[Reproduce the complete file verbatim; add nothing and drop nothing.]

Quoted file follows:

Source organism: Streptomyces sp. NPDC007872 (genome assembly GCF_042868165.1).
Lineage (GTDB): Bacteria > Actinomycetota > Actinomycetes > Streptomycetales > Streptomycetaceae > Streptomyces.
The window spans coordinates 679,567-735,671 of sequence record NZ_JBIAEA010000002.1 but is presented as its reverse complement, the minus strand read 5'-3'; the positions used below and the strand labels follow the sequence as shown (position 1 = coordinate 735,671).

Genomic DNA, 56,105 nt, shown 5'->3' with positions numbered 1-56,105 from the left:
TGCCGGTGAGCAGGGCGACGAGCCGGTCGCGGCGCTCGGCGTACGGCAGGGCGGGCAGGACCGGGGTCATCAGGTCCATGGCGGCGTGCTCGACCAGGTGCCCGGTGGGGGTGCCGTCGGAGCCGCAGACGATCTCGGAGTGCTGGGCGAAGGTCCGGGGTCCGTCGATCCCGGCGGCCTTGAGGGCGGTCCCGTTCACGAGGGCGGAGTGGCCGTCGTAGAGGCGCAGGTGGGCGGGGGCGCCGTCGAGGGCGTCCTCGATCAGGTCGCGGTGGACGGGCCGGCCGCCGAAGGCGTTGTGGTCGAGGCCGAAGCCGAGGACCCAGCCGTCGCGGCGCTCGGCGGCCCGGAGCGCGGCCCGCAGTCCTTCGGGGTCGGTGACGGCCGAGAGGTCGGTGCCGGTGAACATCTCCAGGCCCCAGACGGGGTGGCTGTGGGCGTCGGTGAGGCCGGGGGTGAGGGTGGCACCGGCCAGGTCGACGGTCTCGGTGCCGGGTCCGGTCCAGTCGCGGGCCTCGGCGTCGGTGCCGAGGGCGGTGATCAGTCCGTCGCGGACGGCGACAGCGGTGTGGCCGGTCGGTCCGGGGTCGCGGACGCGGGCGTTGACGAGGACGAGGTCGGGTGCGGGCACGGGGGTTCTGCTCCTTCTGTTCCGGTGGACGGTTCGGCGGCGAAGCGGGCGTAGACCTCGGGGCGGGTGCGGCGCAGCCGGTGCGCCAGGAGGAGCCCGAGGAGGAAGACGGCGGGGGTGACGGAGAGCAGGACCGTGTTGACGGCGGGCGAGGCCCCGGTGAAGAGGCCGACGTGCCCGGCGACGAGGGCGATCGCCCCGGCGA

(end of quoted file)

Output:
Source organism: Streptomyces sp. NPDC007872 (genome assembly GCF_042868165.1).
Lineage (GTDB): Bacteria > Actinomycetota > Actinomycetes > Streptomycetales > Streptomycetaceae > Streptomyces.
The window spans coordinates 679,567-735,671 of sequence record NZ_JBIAEA010000002.1 but is presented as its reverse complement, the minus strand read 5'-3'; the positions used below and the strand labels follow the sequence as shown (position 1 = coordinate 735,671).

Genomic DNA, 56,105 nt, shown 5'->3' with positions numbered 1-56,105 from the left:
TGCCGGTGAGCAGGGCGACGAGCCGGTCGCGGCGCTCGGCGTACGGCAGGGCGGGCAGGACCGGGGTCATCAGGTCCATGGCGGCGTGCTCGACCAGGTGCCCGGTGGGGGTGCCGTCGGAGCCGCAGACGATCTCGGAGTGCTGGGCGAAGGTCCGGGGTCCGTCGATCCCGGCGGCCTTGAGGGCGGTCCCGTTCACGAGGGCGGAGTGGCCGTCGTAGAGGCGCAGGTGGGCGGGGGCGCCGTCGAGGGCGTCCTCGATCAGGTCGCGGTGGACGGGCCGGCCGCCGAAGGCGTTGTGGTCGAGGCCGAAGCCGAGGACCCAGCCGTCGCGGCGCTCGGCGGCCCGGAGCGCGGCCCGCAGTCCTTCGGGGTCGGTGACGGCCGAGAGGTCGGTGCCGGTGAACATCTCCAGGCCCCAGACGGGGTGGCTGTGGGCGTCGGTGAGGCCGGGGGTGAGGGTGGCACCGGCCAGGTCGACGGTCTCGGTGCCGGGTCCGGTCCAGTCGCGGGCCTCGGCGTCGGTGCCGAGGGCGGTGATCAGTCCGTCGCGGACGGCGACAGCGGTGTGGCCGGTCGGTCCGGGGTCGCGGACGCGGGCGTTGACGAGGACGAGGTCGGGTGCGGGCACGGGGGTTCTGCTCCTTCTGTTCCGGTGGACGGTTCGGCGGCGAAGCGGGCGTAGACCTCGGGGCGGGTGCGGCGCAGCCGGTGCGCCAGGAGGAGCCCGAGGAGGAAGACGGCGGGGGTGACGGAGAGCAGGACCGTGTTGACGGCGGGCGAGGCCCCGGTGAAGAGGCCGACGTGCCCGGCGACGAGGGCGATCGCCCCGGCGA